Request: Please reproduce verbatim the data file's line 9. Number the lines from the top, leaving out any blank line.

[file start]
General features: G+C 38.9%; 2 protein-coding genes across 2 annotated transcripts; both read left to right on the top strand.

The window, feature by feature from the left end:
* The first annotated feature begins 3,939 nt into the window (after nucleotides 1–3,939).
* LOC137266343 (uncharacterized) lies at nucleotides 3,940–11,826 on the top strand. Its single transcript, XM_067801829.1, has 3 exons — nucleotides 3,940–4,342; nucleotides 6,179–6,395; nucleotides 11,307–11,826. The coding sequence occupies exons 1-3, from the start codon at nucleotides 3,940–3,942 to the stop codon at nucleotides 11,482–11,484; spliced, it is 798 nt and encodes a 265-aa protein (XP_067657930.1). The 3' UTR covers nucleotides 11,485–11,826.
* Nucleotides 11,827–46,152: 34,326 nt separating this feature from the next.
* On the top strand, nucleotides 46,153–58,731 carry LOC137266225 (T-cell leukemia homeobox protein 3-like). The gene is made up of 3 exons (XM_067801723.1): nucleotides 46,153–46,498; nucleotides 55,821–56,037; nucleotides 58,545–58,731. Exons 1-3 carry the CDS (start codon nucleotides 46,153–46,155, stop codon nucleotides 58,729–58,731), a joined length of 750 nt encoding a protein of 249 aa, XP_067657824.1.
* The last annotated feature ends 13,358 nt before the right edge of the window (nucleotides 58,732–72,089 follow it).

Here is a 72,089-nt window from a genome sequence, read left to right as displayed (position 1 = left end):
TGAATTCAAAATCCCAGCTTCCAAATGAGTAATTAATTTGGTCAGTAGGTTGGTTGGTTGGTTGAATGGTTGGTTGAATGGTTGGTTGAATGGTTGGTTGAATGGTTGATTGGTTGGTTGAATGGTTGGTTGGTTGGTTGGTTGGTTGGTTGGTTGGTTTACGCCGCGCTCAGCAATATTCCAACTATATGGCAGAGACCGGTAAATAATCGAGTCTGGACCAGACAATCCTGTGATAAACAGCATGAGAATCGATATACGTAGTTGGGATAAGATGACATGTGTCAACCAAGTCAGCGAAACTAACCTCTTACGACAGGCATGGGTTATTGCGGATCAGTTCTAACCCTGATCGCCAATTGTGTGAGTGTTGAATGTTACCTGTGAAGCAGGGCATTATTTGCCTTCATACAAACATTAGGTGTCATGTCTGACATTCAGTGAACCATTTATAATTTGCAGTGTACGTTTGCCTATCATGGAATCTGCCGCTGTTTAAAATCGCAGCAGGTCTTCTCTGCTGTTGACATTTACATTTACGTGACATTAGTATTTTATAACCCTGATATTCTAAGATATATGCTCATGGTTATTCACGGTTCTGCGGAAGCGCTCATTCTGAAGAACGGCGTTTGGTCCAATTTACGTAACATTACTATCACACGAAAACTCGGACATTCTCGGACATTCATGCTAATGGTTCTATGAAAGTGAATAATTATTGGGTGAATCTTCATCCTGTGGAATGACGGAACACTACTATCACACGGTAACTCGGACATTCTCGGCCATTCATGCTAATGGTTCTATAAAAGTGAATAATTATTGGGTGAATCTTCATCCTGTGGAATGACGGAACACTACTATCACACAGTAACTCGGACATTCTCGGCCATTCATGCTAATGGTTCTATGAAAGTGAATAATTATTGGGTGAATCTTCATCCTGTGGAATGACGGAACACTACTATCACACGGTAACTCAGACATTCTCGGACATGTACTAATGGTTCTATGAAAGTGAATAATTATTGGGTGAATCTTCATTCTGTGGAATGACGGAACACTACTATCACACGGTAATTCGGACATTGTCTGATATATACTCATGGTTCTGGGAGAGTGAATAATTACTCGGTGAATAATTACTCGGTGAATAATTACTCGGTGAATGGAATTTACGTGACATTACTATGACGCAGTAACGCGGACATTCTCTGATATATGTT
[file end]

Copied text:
TGAATTCAAAATCCCAGCTTCCAAATGAGTAATTAATTTGGTCAGTAGGTTGGTTGGTTGGTTGAATGGTTGGTTGAATGGTTGGTTGAATGGTTGGTTGAATGGTTGATTGGTTGGTTGAATGGTTGGTTGGTTGGTTGGTTGGTTGGTTGGTTGGTTTACGCCGCGCTCAGCAATATTCCAACTATATGGCAGAGACCGGTAAATAATCGAGTCTGGACCAGACAATCCTGTGATAAACAGCATGAGAATCGATATACGTAGTTGGGATAAGATGACATGTGTCAACCAAGTCAGCGAAACTAACCTCTTACGACAGGCATGGGTTATTGCGGATCAGTTCTAACCCTGATCGCCAATTGTGTGAGTGTTGAATGTTACCTGTGAAGCAGGGCATTATTTGCCTTCATACAAACATTAGGTGTCATGTCTGACATTCAGTGAACCATTTATAATTTGCAGTGTACGTTTGCCTATCATGGAATCTGCCGCTGTTTAAAATCGCAGCAGGTCTTCTCTGCTGTTGACATTTACATTTACGTGACATTAGTATTTTATAACCCTGATATTCTAAGATATATGCTCATGGTTATTCACGGTTCTGCGGAAGCGCTCATTCTGAAGAACGGCGTTTGGTCCAATTTACGTAACATTACTATCACACGAAAACTCGGACATTCTCGGACATTCATGCTAATGGTTCTATGAAAGTGAATAATTATTGGGTGAATCTTCATCCTGTGGAATGACGGAACACTACTATCACACGGTAACTCGGACATTCTCGGCCATTCATGCTAATGGTTCTATAAAAGTGAATAATTATTGGGTGAATCTTCATCCTGTGGAATGACGGAACACTACTATCACACAGTAACTCGGACATTCTCGGCCATTCATGCTAATGGTTCTATGAAAGTGAATAATTATTGGGTGAATCTTCATCCTGTGGAATGACGGAACACTACTATCACACGGTAACTCAGACATTCTCGGACATGTACTAATGGTTCTATGAAAGTGAATAATTATTGGGTGAATCTTCATTCTGTGGAATGACGGAACACTACTATCACACGGTAATTCGGACATTGTCTGATATATACTCATGGTTCTGGGAGAGTGAATAATTACTCGGTGAATAATTACTCGGTGAATAATTACTCGGTGAATGGAATTTACGTGACATTACTATGACGCAGTAACGCGGACATTCTCTGATATATGTT